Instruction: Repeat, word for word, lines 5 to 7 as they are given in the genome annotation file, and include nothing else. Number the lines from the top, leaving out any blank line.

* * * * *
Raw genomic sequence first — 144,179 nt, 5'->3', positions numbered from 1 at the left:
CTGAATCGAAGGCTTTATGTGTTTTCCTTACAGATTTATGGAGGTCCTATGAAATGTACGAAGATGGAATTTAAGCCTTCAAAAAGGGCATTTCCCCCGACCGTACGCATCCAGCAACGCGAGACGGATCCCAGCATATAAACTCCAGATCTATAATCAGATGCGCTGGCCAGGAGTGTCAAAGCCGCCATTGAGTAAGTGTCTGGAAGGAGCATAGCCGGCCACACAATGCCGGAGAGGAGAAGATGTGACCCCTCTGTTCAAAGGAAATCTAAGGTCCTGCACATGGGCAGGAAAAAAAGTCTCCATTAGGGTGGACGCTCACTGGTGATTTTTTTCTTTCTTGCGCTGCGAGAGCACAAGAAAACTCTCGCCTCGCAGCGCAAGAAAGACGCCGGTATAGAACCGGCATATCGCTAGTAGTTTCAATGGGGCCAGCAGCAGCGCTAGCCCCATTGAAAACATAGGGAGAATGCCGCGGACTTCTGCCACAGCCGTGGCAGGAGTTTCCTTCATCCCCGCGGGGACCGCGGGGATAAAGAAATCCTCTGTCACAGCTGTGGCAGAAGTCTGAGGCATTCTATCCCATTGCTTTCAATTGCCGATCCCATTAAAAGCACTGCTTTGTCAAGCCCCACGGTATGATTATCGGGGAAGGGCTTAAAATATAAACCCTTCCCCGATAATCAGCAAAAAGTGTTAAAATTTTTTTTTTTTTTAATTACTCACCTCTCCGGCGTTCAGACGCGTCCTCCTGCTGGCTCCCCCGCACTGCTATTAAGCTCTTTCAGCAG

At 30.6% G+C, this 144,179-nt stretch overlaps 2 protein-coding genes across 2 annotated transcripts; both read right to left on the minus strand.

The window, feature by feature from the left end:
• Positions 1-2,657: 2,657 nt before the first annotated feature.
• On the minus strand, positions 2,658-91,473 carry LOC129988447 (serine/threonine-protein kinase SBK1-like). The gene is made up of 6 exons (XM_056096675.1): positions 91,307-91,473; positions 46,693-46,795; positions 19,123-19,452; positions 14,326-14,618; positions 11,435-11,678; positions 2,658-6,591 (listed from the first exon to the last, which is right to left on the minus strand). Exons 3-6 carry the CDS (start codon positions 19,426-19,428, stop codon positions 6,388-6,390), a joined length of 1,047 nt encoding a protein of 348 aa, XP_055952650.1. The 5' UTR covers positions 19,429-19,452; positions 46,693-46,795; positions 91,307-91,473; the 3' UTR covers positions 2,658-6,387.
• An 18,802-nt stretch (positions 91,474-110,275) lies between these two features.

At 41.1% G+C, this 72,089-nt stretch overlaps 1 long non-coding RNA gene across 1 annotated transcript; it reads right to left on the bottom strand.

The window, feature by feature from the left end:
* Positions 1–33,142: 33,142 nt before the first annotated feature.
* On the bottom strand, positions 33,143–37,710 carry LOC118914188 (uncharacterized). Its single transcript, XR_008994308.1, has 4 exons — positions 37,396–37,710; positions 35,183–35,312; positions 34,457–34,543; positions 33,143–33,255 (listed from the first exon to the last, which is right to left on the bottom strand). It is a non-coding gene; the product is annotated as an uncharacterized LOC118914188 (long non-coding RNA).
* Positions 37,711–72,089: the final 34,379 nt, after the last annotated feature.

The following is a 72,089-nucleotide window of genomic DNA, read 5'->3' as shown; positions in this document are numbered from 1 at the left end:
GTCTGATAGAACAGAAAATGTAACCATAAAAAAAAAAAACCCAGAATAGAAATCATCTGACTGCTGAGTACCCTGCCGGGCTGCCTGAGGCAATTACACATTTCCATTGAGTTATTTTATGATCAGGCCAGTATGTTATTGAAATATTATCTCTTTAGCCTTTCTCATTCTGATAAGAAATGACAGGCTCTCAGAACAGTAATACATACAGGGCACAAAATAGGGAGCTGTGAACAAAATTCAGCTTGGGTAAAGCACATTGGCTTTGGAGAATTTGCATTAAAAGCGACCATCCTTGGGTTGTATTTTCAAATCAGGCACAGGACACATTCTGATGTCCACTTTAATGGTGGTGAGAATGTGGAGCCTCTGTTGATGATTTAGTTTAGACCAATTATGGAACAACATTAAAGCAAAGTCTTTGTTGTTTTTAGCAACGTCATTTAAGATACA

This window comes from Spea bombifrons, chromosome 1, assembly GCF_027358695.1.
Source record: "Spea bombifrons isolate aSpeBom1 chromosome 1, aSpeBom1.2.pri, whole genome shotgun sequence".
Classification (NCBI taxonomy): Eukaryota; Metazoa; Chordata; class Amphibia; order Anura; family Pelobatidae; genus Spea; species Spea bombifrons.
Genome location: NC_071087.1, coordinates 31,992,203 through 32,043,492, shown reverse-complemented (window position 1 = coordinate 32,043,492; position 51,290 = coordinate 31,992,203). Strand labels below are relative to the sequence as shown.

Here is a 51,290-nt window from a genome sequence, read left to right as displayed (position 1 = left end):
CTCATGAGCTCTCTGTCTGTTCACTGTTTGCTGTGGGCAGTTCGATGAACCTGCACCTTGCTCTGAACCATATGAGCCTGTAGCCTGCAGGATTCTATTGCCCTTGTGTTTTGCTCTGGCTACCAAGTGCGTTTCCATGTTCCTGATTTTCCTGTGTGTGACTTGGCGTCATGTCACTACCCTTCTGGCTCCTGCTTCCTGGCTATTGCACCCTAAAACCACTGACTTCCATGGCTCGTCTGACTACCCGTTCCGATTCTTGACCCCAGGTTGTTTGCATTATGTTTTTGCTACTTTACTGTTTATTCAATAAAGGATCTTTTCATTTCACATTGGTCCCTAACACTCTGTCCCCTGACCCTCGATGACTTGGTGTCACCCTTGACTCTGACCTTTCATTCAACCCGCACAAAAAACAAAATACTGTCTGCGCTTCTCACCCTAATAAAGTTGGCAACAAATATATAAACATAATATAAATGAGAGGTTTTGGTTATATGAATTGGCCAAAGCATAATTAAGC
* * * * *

• Positions 1-2,657: 2,657 nt before the first annotated feature.
• On the minus strand, positions 2,658-91,473 carry LOC129988447 (serine/threonine-protein kinase SBK1-like). The gene is made up of 6 exons (XM_056096675.1): positions 91,307-91,473; positions 46,693-46,795; positions 19,123-19,452; positions 14,326-14,618; positions 11,435-11,678; positions 2,658-6,591 (listed from the first exon to the last, which is right to left on the minus strand). Exons 3-6 carry the CDS (start codon positions 19,426-19,428, stop codon positions 6,388-6,390), a joined length of 1,047 nt encoding a protein of 348 aa, XP_055952650.1. The 5' UTR covers positions 19,429-19,452; positions 46,693-46,795; positions 91,307-91,473; the 3' UTR covers positions 2,658-6,387.
• An 18,802-nt stretch (positions 91,474-110,275) lies between these two features.